49ers’ 2019 ‘Who Is?’ series: Running back Jerick McKinnon

MINNEAPOLIS, MN - SEPTEMBER 11: Jerick McKinnon #21 of the Minnesota Vikings celebrates a first down in the first quarter of the game against the New Orleans Saints on September 11, 2017 at U.S. Bank Stadium in Minneapolis, Minnesota. (Photo by Adam Bettcher/Getty Images)
MINNEAPOLIS, MN - SEPTEMBER 11: Jerick McKinnon #21 of the Minnesota Vikings celebrates a first down in the first quarter of the game against the New Orleans Saints on September 11, 2017 at U.S. Bank Stadium in Minneapolis, Minnesota. (Photo by Adam Bettcher/Getty Images) /

The San Francisco 49ers made running back Jerick McKinnon a high-profile free-agent signing in 2018, only to lose him to an ACL tear. What does his future hold in 2019, especially after some roster changes this offseason?

San Francisco 49ers head coach Kyle Shanahan argued his offense suffered a massive blow and had to be rethought after the team lost running back Jerick McKinnon to a season-ending ACL tear at the close of the 2018 preseason.

It’s possible Shanahan viewed this injury as a bigger setback than losing quarterback Jimmy Garoppolo to his season-ending ACL tear a few weeks later.

Either way, McKinnon’s setback after signing a lucrative four-year free-agent deal with the Niners in 2018 was a major setback. Especially given Shanahan envisioned the former Minnesota Vikings as a featured dual-threat weapon, who would give his offense an entirely new dynamic.

Even if McKinnon was never featured in such a role, previously.

Jerick McKinnon Rushing & Receiving Table

Provided by Pro-Football-Reference.com: View Original Table
Generated 6/18/2019.

We’ll never know if McKinnon would have provided the sought-after impact. What we do know, however, is his absence opened the door for fellow running back Matt Breida to establish himself as a legitimate rushing option.

Entering 2019, San Francisco’s situation at running back is even more crowded. The team brought aboard another Shanahan favorite, Tevin Coleman, as a free agent during the offseason. Both he and Breida could easily take snaps away from McKinnon this season, especially if the latter is still hobbled by his ACL recovery.

What will McKinnon have to do to assert himself more in 2019?

Why Jerick McKinnon Improves in 2019

While the ACL tear is a setback, the fact McKinnon remained absent from both organized team activities and mandatory minicamp, while Garoppolo was on the field, isn’t entirely alarming. Running backs are required to do a bit more lateral movement than quarterbacks, in most cases, and the 49ers don’t want to rush McKinnon back prematurely.

Limiting McKinnon’s load might also do some good, too. During his four years with the Vikings, McKinnon never served as a primary bell cow. Coming off a serious injury, forcing him back into a heavy workload could do more harm than good.

Instead, Shanahan will likely look to McKinnon to serve as an outside-the-tackles runner, doubling as a pass-catching tailback.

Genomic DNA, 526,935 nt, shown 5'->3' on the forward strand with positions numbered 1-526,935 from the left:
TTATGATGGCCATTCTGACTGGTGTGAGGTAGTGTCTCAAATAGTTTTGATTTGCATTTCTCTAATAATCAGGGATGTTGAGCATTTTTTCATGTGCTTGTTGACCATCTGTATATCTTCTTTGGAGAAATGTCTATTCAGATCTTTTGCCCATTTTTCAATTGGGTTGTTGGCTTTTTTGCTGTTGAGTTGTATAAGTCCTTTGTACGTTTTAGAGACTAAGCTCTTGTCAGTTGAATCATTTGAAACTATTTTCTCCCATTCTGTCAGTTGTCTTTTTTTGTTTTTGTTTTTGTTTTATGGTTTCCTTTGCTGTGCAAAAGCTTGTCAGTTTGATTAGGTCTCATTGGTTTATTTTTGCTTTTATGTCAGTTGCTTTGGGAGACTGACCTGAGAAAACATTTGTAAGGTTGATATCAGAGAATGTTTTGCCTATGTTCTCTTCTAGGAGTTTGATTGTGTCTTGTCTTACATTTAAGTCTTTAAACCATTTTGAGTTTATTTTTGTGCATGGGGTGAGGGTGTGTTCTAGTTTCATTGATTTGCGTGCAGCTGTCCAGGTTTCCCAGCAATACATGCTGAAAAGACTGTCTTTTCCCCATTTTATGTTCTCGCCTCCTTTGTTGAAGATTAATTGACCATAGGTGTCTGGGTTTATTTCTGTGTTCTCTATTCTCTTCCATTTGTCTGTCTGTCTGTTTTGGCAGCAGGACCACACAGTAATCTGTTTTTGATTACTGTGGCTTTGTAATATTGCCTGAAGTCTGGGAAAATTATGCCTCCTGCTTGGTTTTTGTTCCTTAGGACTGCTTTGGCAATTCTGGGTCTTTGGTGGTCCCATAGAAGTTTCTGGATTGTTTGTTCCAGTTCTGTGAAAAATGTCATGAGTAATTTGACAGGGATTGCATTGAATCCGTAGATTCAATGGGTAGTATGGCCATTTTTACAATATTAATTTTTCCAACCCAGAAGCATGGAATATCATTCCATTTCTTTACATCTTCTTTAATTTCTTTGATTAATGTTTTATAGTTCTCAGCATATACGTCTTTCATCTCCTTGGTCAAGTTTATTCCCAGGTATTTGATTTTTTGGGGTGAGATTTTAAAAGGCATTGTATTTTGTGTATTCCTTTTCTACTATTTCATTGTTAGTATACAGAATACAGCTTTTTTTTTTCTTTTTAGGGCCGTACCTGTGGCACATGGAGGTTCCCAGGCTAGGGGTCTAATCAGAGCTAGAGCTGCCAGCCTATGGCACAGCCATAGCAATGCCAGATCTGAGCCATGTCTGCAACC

McKinnon already showcased those abilities, albeit in a limited role. And with Shanahan’s innate ability to create opportunities for all his receiving targets, it wouldn’t be shocking to see the 27 year old post equally impressive numbers, even if the total number of touches winds up being at the same rate as he saw in Minnesota.

Why Jerick McKinnon Regresses

It’s hard to make an impact when you’re deeper on the depth chart, and there’s a real possibility McKinnon loses a would-be featured role to a player like Coleman, perhaps even Breida, who is a stronger natural runner.

Both Coleman and Breida have already established themselves in Shanahan’s offense, Coleman under Shanahan with the Atlanta Falcons back in 2015 and 2016, and Breida last year.

McKinnon, meanwhile, has yet to emerge as a viable option. And if he struggles early, either due to his injury or for whatever other reasons, it wouldn’t be shocking to see him relegated to a No. 3 support role.

As far as those reasons, McKinnon’s workload has never been high, and now the injury factor comes into play.

Should any of those cut into McKinnon’s efforts this year, his 2019 campaign could wind up being a disappointment.

Expected Role with the 49ers in 2019

It would cost the Niners $5.7 million in dead money if they were to cut McKinnon after July 1, with only $50,000 in cap savings. So it’s safe to say he’ll be on the roster this season, if healthy.

Health is a big factor, though, as McKinnon has yet to partake in offseason practices. Fortunately, all accounts seem to point to him being ready for training camp, so that’s good.

Shanahan already told reporters his running backs will essentially determine their own roles during training camp and the preseason, so it’s a mere prediction where McKinnon ends up on the depth chart and in what role.

Fortunately, however, the added depth allows Shanahan to get creative here. Even if a player like Coleman is on the field, the 49ers can line him up out of the slot or double their halfbacks, with either McKinnon or Breida in the backfield as well.

Simply put, one shouldn’t fall in love with a depth chart. Each one of San Francisco’s rushers will get a fair share of touches, provided the production and health factors are all in place.

Expect McKinnon to receive roughly an equal amount of receptions and rushes this season, while his pass-blocking abilities might help keep him on the field in 3rd-and-long situations.

Next. How Kyle Shanahan deploys his running backs in 2019. dark

If he thrives in such a role, McKinnon’s future beyond 2019 will look that much better, justifying the Niners’ contract given to him.